A panel discussion with Nadine Batchelor-Hunt, Ruth Ramsden-Karelse, Alex von Tunzelmann and Gary Younge, chaired by Priyamvada Gopal.
Hosted by the Postcolonial and Related Literatures Seminar, Faculty of English, University of Cambridge
This panel brings together writers, researchers and campaigners who have been engaged with the challenging question of how to engage with Britain’s imperial history in unflinching and truthful ways. What are the politics of erecting or pulling down statues? How do we illuminate the history of buildings and institutions, from universities to museums and banks, in relation to slavery and colonialism? What are the links between commemorating empire and racial justice? How do we tell the stories of iconic figures without shying away from unpleasant or unpalatable realities? The panel will consider how we can engage bravely and properly with history at a time when culture wars are being fomented by vested interests who have economic and political power.
Nadine Batchelor-Hunt is a journalist and broadcaster.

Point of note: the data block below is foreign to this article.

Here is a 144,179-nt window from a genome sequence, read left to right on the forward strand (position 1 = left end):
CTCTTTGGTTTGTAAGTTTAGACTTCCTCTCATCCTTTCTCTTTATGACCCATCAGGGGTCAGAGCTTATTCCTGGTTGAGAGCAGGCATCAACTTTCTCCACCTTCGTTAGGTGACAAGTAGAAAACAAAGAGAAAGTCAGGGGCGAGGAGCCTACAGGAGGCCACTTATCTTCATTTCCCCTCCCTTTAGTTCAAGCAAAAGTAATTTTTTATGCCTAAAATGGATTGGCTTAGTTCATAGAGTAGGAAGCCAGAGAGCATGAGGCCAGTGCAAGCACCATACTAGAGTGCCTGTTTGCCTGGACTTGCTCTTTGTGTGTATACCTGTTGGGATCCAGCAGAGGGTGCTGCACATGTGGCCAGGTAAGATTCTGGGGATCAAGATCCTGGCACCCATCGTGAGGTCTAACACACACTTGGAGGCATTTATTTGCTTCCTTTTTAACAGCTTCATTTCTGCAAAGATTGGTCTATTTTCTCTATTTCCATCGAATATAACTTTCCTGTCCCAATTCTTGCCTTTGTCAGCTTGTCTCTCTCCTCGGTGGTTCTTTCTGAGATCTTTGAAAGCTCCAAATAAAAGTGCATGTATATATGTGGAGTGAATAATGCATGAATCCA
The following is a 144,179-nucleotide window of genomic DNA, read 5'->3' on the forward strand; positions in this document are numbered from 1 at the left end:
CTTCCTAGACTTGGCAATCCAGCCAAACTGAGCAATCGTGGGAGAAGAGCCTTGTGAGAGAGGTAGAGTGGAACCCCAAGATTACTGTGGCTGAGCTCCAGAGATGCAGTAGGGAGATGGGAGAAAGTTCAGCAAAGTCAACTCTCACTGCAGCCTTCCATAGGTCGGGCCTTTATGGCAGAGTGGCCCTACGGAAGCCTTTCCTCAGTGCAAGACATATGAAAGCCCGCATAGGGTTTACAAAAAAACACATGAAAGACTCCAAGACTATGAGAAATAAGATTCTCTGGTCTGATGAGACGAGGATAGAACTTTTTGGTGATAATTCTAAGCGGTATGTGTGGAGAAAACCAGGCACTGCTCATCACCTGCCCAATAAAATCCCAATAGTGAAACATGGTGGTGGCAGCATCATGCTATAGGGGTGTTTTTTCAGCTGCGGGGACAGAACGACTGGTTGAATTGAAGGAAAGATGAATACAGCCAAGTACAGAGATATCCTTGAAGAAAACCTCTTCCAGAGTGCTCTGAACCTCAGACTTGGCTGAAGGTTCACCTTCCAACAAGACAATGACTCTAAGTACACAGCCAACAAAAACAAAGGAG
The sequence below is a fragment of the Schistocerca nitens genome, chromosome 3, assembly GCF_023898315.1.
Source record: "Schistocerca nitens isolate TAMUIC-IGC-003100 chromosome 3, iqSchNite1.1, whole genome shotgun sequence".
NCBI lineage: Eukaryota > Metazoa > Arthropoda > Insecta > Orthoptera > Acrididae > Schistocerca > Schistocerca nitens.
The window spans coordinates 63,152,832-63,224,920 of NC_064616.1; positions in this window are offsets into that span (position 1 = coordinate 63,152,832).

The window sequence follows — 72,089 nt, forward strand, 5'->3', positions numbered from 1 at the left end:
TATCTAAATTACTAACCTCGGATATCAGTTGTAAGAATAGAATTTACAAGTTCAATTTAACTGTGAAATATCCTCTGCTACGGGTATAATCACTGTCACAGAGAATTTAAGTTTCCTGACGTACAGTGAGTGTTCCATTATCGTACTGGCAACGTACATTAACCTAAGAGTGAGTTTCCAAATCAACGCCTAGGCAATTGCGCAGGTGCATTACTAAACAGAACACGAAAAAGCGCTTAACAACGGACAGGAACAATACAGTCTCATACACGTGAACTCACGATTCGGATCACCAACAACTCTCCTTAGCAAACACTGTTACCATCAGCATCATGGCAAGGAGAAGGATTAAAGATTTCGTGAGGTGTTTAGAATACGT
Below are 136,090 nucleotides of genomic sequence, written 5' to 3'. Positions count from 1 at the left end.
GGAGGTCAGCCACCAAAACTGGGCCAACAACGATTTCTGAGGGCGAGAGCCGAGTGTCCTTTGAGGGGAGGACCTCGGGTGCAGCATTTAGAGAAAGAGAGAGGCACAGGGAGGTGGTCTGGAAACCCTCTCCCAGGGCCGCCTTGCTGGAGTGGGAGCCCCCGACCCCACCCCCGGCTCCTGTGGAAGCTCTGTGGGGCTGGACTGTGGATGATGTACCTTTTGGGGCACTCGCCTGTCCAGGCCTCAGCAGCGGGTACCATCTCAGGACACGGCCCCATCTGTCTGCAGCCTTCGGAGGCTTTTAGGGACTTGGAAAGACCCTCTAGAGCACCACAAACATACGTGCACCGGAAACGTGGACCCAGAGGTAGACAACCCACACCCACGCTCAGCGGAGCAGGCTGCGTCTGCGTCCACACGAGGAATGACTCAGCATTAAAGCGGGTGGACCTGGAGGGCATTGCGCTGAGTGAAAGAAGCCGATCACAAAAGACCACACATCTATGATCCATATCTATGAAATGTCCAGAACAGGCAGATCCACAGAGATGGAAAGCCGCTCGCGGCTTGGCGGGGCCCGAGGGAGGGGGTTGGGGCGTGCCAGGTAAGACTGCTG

Ruth Ramsden-Karelse is a Research Associate at the University of Manchester’s Centre on Dynamics of Ethnicity (CoDE) working on the contestation and removal of statues of slavers and colonisers in the context of the Black Lives Matter movement.
Alex von Tunzelmann is a historian and screenwriter. Her next book, Fallen Idols: Twelve Statues That Made History, is published on 8 July.
Gary Younge is an award-winning author, broadcaster and a professor of sociology at the University of Manchester in England. Formerly a columnist at The Guardian he is the Alfred Knobler Fellow for Type Media. He has written five books, most recently, Another Day in the Death of America, A Chronicle of Ten Short Lives. He has also written for The New York Review of Books, Granta, GQ, The Financial Times and The New Statesman and made several radio and television documentaries on subjects ranging from gay marriage to Brexit.